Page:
OLYMPIC VALLEY, Calif. — Music festivals around the country feature bluegrass and bluegrass-based bands in picturesque mountain environments. Events like Telluride Bluegrass Festival, High Sierra Music Festival, and many others draw huge crowds with an appealing combination of sound and scenery.
Now its Tahoe’s turn, as Squaw Valley hosts the inaugural Mountain of Strings on Saturday. The music festival will feature three nationally acclaimed bluegrass acts — Yonder Mountain String Band, the Del McCoury Band, and Tony Furtado.
Squaw Valley is teaming up with Crystal Bay Casino and local promoters Devil Dog Productions and Pet Projekts to hold the event.
“The idea is to create a signature bluegrass event in Squaw Valley around Yonder’s spring tour,” Pet Projekts Ryan Kronenberg told Lake Tahoe Action in March. “Tahoe doesn’t really have its own bluegrass thing.”
Due to weather concerns the festival was initially planned to take place in a large tent. With a clear forecast for the weekend however, the music will take place in open air on an outdoor stage, Kronenberg said.
“We’re excited,” he said. “It’s Yonder Mountain and Del; you can’t really go wrong with that.”
Yonder Mountain String Band going strong
Hailing from Nederland, Colo. Yonder Mountain String Band has been rocking audiences around the country for years with its unique bluegrass-based sound.
“We play Yonder Mountain music; that entails bluegrass and rock, some funky stuff, some heavy sound,” mandolin player Jeff Austin told Lake Tahoe Action in 2012.
YMSB is Austin and Dave Johnston (banjo), Adam Aijala (guitar) and Ben Kauffman (bass). The group formed out of group jams in Nederland in 1998.
“We were all just kind of living in the Front Range and going to these jams that they were having at little local bars,” Johnston said.
The four came together and developed a jamgrass sound that quickly developed a national demand. The group has been a fixture at music festivals around the country, including Telluride Bluegrass Festival and High Sierra Music Festival. The band holds its own festival, Northwest String Summit, in North Plains, Ore., each year in July.
Yonder Mountain String Band has been in studio recently, recording tracks for an upcoming album.
“We’re working out the new material,” Johnston said. “We’re making some headway on putting together a little EP, or maybe even something bigger than that.”
The band has also been on the road in recent months, drawing large crowds as usual. Johnston mentioned that an April 18 show in Seattle had sold out.
“I think that made like eight shows in a row that we’ve sold out, so we’re definitely getting some good momentum going on,” he said.
After 15 years together, the members of Yonder Mountain String Band are appreciative of what they’ve achieved.
“I think that behind it is basically the idea that no matter what obstacle or problems pop up we realize that we have something that is difficult or impossible to duplicate in another set of circumstances. We have a fundamental respect for what Yonder Mountain has accomplished,” Johnston said. “I think we’re doing a pretty good job of staying grounded.”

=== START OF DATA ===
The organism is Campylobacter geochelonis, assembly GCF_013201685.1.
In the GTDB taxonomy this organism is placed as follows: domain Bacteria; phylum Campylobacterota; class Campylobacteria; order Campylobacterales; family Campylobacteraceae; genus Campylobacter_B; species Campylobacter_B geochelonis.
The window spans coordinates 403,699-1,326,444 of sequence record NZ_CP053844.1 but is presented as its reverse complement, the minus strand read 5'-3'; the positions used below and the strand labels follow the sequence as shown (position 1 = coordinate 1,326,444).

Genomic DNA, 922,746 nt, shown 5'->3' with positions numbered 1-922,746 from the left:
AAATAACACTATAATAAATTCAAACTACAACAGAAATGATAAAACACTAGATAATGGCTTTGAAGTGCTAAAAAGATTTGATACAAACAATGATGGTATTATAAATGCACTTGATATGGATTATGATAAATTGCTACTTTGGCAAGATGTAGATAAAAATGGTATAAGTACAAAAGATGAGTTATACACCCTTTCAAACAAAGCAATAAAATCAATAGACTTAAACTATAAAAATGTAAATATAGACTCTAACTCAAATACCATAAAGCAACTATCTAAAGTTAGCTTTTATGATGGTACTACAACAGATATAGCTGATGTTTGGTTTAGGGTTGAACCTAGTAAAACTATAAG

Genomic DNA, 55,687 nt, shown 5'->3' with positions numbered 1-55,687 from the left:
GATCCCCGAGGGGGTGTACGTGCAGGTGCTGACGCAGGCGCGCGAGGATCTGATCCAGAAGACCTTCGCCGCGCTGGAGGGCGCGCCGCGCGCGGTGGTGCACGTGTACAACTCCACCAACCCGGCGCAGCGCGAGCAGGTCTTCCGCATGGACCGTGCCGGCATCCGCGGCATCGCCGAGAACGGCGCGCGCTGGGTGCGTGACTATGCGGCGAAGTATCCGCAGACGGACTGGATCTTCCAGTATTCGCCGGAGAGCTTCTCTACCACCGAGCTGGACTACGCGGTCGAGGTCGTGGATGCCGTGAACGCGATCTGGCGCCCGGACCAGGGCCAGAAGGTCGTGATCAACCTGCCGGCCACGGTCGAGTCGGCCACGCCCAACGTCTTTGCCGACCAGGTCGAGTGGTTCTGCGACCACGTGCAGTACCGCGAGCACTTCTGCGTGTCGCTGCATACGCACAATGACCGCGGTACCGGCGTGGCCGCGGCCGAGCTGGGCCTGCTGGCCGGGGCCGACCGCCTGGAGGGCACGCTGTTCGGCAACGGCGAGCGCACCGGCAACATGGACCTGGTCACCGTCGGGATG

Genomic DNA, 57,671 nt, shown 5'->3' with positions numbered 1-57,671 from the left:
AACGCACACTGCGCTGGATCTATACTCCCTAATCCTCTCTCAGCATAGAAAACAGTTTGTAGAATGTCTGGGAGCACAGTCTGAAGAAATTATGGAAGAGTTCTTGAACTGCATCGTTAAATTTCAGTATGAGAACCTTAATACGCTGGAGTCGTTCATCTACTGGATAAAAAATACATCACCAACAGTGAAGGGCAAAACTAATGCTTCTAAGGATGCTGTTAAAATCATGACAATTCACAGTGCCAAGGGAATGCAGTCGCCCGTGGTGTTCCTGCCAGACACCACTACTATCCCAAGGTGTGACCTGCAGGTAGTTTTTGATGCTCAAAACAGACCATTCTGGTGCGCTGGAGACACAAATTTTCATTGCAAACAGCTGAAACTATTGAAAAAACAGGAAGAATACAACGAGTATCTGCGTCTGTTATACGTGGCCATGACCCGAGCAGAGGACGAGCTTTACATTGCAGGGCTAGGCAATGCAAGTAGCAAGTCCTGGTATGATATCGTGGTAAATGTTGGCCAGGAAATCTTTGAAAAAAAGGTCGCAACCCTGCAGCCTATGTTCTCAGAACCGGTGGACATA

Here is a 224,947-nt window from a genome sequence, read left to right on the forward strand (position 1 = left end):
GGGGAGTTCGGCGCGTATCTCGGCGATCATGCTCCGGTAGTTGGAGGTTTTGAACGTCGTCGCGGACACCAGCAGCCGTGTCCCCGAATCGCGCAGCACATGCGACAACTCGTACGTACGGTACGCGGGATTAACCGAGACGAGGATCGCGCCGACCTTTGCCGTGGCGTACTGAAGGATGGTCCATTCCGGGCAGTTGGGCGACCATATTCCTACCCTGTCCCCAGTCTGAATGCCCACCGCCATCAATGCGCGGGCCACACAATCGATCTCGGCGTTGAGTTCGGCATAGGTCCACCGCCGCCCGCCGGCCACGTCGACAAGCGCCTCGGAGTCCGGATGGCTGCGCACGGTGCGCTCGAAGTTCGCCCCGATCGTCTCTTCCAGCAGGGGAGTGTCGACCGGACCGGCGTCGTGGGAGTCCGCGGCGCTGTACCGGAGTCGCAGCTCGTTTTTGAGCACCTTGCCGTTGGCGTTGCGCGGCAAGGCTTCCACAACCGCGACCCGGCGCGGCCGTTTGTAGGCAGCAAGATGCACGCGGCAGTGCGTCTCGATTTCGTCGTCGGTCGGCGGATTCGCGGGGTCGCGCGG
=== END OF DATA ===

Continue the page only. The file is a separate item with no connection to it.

Del McCoury band makes bluegrass a family affair
Del McCoury has spent a lifetime playing bluegrass music. He played guitar and sang for Bill Monroe’s Bluegrass Boys in the early ‘60s, appearing with the group on the Grand Ole Opry. He then formed his own band, Del McCoury and the Dixie Pals. McCoury brought his sons Robbie (banjo) and Ronnie (mandolin) in to the group during the ‘80s, and changed the name to the Del McCoury Band in 1988.
“Personally, as a kid, I thought all kids’ dads did what mine did,” Ronnie McCoury told Lake Tahoe Action in 2011. “Dad started a band in 1966 and I was born in 1967, so I’ve always been around it.”
The family band developed nationwide notoriety in the ‘90s.
“In 1992, when I was in my 20s, we moved to Nashville,” Ronnnie McCoury said, “There was a cable show, ‘The Nashville Network,’ which played in a lot of homes around the country — country music and such. It was a chance for us to get out there, and, sure enough, as soon as we got here it all started clicking.”
The band received a Grammy nomination for “Best Bluegrass Album” in 2004. It won the same award two years later for the 2005 record “The Company We Keep.”
The three McCourys are joined by Alan Bartram (bass) and Jason Carter (fiddle).
Tony Furtado fell for banjo as a boy
For banjo prodigy Tony Furtado, a school assignment led to a lifelong passion for stringed instruments.
“Back in 1979 when I was about twelve years old, I had an intro to music class, and one of the projects was to do a report on a musical instrument and to make it out of household items,” Furtado told Lake Tahoe Action. “At the time I was pretty crafty with my hands. I ended up making a little banjo out of pie tin and paper, glued the paper on, painted it with paint and put it in the oven to flash dry it. I put some rubber bands on it for frets, and nylon fishing strings. I tuned all the strings to one note because I didn’t know better.”
Fascinated with the diverse history and application of the banjo, Furtado began playing the instrument. He developed quickly, earning praise from instructors and deepening his love for the banjo. He won the National Bluegrass Banjo Championship in both 1987 and 1991, earning national recognition.
Furtado played with folk musician Laurie Lewis’s band during the late ‘80s and early ‘90s, before signing a deal with Rounder Records. He now performs both with a trio and as a solo artist. He has worked with many notable bluegrass artists, including Alison Krauss, Mike Marshall and Jerry Douglas.
While Furtado has spent much of his career in the bluegrass scene, his interests vary widely.
“I’m definitely not straight up bluegrass, I’m influenced by it,” Furtado said, mentioning his interest in blues, slide guitar and other musical areas.